10.8 Current debates and reforms
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Forthcoming policy developments
As reported in the press release (13.8.2021, available in Finnish) from the Ministry of Education and Culture handling its suggestions related to the state budget in the year 2022, the existing work procedures continues as mentioned when it comes to for example youth engagement, hindering social exclusion and development of the youth work and youth policy, as described in the National Youth Work and Youth Policy Programme 2020-2023. Funding for youth work was supposed to be 5 million euros less for 2022 than what was allocated in 2021, but the planned budget cut was later cancelled. One main reason for not cutting the annual budget was the pandemic and its effects on the field of youth work. Still the determining factor behind the possible upcoming reductions is that youth work among others has been funded mostly with gambling revenues and gambling related harms are now to be reduced in accordance with different kinds of regulations. If the reduction of gambling revenues is not compensated for at all in the future, the funding of all beneficiary sectors will, according to the press release of the Finnish National Youth Council Allianssi (18.10.2021), fall by around 300 million euros starting in 2024.
According to the press release (19.9.2022) of the Ministry of Education and Culture, the budget proposal for 2023 of Prime Minister Sanna Marin’s Government will continue to invest in education and culture. Still, when the compensation for the reduction in the proceeds of the beneficiaries of gambling activities will be implemented at the same level as in 2022, it is proposed to decrease the funding of the appropriations for youth work by 4,2 million euros in 2023. The upcoming Parliamentary elections in April 2023 may still have an effect on the funding situation. See more in Youth Wiki/Finland 1.7 Funding youth policy.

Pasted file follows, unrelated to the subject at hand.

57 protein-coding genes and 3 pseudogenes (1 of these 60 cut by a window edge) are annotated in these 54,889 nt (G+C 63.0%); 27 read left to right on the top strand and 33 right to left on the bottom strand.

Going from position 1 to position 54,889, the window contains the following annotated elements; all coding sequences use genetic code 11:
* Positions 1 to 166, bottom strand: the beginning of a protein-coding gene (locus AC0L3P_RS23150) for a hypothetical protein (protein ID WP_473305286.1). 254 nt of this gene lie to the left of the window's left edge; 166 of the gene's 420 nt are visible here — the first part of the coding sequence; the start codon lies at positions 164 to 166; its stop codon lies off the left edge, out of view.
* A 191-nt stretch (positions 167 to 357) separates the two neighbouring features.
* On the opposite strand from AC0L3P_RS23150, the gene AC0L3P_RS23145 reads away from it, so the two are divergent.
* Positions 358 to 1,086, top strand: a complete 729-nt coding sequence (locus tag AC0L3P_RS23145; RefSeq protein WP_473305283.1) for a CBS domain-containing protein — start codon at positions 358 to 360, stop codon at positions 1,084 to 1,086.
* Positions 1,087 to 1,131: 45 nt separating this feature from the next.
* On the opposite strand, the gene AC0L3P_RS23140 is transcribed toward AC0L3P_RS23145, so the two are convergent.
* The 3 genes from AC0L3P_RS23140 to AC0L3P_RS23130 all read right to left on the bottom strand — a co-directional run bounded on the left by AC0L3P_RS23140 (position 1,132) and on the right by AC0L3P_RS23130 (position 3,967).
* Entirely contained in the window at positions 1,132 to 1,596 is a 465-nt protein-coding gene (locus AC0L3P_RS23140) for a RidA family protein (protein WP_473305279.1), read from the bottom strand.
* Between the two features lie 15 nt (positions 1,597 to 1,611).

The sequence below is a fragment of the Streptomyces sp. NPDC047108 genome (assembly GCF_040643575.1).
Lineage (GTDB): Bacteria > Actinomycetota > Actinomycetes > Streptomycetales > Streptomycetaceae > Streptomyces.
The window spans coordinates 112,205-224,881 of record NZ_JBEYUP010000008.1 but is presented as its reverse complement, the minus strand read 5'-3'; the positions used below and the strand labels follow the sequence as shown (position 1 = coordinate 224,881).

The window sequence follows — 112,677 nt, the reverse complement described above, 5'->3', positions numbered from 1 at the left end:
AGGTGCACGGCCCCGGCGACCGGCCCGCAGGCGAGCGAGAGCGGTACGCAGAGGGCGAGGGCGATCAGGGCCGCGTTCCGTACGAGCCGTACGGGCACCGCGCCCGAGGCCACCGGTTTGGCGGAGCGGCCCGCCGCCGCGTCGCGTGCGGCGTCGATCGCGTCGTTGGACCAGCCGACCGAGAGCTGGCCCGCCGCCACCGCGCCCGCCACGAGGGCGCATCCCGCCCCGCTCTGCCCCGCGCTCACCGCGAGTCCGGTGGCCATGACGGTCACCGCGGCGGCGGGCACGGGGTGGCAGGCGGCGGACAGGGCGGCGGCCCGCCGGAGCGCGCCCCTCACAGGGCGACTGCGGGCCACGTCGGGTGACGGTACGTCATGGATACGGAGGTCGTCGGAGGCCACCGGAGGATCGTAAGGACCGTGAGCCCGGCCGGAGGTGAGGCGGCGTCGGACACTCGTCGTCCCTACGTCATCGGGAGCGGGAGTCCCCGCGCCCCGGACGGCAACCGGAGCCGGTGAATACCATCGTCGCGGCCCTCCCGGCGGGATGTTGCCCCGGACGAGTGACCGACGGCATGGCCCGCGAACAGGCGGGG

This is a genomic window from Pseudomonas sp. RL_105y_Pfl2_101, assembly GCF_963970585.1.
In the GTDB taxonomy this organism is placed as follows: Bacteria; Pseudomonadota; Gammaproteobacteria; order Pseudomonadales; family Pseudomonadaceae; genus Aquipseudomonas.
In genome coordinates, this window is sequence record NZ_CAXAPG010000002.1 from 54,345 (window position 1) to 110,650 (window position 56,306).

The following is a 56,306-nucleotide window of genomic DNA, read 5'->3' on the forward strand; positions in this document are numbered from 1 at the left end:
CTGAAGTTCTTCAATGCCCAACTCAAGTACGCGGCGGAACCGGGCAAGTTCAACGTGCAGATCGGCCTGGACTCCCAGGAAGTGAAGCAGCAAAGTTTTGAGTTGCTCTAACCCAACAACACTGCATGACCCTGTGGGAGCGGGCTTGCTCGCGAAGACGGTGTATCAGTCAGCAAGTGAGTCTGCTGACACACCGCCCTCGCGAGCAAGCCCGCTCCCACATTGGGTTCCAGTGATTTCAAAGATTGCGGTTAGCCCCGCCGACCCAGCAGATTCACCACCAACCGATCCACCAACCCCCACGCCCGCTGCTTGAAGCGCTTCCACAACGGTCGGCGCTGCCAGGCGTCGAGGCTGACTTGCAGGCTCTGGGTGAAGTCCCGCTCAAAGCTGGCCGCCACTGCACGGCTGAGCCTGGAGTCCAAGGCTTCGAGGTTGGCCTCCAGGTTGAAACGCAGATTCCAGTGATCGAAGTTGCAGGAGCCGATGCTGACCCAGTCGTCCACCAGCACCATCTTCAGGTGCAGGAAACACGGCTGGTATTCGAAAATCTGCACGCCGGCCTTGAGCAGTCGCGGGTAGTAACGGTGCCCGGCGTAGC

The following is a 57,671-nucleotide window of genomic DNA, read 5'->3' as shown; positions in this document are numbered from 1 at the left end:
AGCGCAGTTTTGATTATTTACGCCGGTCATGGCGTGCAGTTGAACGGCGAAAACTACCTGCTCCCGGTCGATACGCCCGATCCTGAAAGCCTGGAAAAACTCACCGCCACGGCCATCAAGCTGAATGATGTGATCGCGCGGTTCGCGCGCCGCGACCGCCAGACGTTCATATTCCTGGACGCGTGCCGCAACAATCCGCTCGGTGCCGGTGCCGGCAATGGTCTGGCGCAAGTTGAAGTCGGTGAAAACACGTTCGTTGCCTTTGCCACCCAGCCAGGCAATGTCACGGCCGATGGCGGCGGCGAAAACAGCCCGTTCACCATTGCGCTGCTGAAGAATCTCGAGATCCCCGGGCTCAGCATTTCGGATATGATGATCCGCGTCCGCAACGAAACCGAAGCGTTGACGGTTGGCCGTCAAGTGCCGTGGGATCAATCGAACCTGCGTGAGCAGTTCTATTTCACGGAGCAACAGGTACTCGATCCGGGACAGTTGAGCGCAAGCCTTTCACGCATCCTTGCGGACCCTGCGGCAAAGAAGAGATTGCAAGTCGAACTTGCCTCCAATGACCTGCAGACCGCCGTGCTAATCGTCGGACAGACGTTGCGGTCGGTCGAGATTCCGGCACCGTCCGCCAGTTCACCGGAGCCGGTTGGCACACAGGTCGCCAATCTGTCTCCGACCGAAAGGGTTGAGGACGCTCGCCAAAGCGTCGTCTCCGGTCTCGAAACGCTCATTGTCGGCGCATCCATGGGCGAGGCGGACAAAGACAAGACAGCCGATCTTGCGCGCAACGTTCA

As described in the Youth Research Network’s Näkökulma-publication (Viewpoint) entitled ‘What is school youth work? The research checks the definitions and aims of school youth work’ (available in Finnish), in Finland the state policy supports the rights of youth work to also take place in schools, as well as youth work’s potential to support individuals and groups in that arena. According to the National Youth Work and Youth Policy Programme 2020–2023, school youth work creates connections towards a smoother everyday living for many young people and towards a reduction in social exclusion. State subsidies for the school youth work have been shared by the Regional State Administration. In the funding regulations the role of school youth work is also seen as healing power when it comes to the damages caused by the lowered amount of contact teaching resulting from the Covid-19 epidemic. Based on those documents, youth workers are seen to have a professional capacity to support the development of group spirit in classrooms, as well as support the anti-bullying work. When it comes to the deeper nature of youth work, the text mentions that youth work might really have the capacity to bring to schools some new resources related to the needs aforementioned, because youth work always starts by hearing the youth’s point of view, and recognises the different kinds of life situations young people are in as well as their varying meaningful social relations, different kind of needs, cultures and their connections to the school cultures and first of all, recognised the young people themselves positively. This research is conducted by a research group Susanna Jurvanen, Eila Kauppinen, Tomi Kiilakoski, Antti Kivijärvi, Sofia Laine, Pia Nyman-Kurkiala and Anna Siegfrids. They work for the Youth Work Centre of Expertise Nuoska, which develops youth work models and evaluation methods at schools and educational institutes. The Center is led by the South-Eastern Finland University of Applied Sciences’s Youth Research and Development Center Juvenia.